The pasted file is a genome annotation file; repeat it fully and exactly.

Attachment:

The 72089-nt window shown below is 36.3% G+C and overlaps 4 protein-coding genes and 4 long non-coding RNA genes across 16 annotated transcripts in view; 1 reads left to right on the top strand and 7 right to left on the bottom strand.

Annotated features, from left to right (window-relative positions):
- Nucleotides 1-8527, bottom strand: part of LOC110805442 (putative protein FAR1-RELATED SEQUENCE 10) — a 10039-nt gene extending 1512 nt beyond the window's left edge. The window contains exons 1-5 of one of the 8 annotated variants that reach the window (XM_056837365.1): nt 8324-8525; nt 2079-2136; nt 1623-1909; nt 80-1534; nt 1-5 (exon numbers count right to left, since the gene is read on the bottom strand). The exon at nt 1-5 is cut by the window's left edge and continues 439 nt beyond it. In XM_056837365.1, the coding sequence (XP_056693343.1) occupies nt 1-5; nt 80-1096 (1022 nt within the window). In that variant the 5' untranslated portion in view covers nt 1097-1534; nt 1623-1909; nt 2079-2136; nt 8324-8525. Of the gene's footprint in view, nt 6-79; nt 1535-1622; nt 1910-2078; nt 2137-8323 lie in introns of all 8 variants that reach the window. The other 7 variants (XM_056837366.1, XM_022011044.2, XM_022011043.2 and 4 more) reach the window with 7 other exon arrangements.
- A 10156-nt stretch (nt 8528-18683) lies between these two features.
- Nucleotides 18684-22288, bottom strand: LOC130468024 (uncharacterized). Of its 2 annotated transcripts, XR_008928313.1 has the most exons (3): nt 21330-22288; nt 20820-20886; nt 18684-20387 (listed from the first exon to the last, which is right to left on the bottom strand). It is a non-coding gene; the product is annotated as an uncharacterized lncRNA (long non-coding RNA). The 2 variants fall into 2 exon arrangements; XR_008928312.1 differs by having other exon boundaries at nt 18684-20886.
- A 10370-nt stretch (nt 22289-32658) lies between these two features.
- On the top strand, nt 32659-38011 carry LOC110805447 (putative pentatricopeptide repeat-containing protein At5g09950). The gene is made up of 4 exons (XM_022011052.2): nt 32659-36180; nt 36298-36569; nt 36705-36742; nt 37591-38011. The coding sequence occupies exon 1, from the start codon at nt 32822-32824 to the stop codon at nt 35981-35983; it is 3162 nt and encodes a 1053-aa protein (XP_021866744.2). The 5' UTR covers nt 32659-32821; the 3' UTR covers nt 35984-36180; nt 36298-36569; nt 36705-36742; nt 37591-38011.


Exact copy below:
The 72089-nt window shown below is 36.3% G+C and overlaps 4 protein-coding genes and 4 long non-coding RNA genes across 16 annotated transcripts in view; 1 reads left to right on the top strand and 7 right to left on the bottom strand.

Annotated features, from left to right (window-relative positions):
- Nucleotides 1-8527, bottom strand: part of LOC110805442 (putative protein FAR1-RELATED SEQUENCE 10) — a 10039-nt gene extending 1512 nt beyond the window's left edge. The window contains exons 1-5 of one of the 8 annotated variants that reach the window (XM_056837365.1): nt 8324-8525; nt 2079-2136; nt 1623-1909; nt 80-1534; nt 1-5 (exon numbers count right to left, since the gene is read on the bottom strand). The exon at nt 1-5 is cut by the window's left edge and continues 439 nt beyond it. In XM_056837365.1, the coding sequence (XP_056693343.1) occupies nt 1-5; nt 80-1096 (1022 nt within the window). In that variant the 5' untranslated portion in view covers nt 1097-1534; nt 1623-1909; nt 2079-2136; nt 8324-8525. Of the gene's footprint in view, nt 6-79; nt 1535-1622; nt 1910-2078; nt 2137-8323 lie in introns of all 8 variants that reach the window. The other 7 variants (XM_056837366.1, XM_022011044.2, XM_022011043.2 and 4 more) reach the window with 7 other exon arrangements.
- A 10156-nt stretch (nt 8528-18683) lies between these two features.
- Nucleotides 18684-22288, bottom strand: LOC130468024 (uncharacterized). Of its 2 annotated transcripts, XR_008928313.1 has the most exons (3): nt 21330-22288; nt 20820-20886; nt 18684-20387 (listed from the first exon to the last, which is right to left on the bottom strand). It is a non-coding gene; the product is annotated as an uncharacterized lncRNA (long non-coding RNA). The 2 variants fall into 2 exon arrangements; XR_008928312.1 differs by having other exon boundaries at nt 18684-20886.
- A 10370-nt stretch (nt 22289-32658) lies between these two features.
- On the top strand, nt 32659-38011 carry LOC110805447 (putative pentatricopeptide repeat-containing protein At5g09950). The gene is made up of 4 exons (XM_022011052.2): nt 32659-36180; nt 36298-36569; nt 36705-36742; nt 37591-38011. The coding sequence occupies exon 1, from the start codon at nt 32822-32824 to the stop codon at nt 35981-35983; it is 3162 nt and encodes a 1053-aa protein (XP_021866744.2). The 5' UTR covers nt 32659-32821; the 3' UTR covers nt 35984-36180; nt 36298-36569; nt 36705-36742; nt 37591-38011.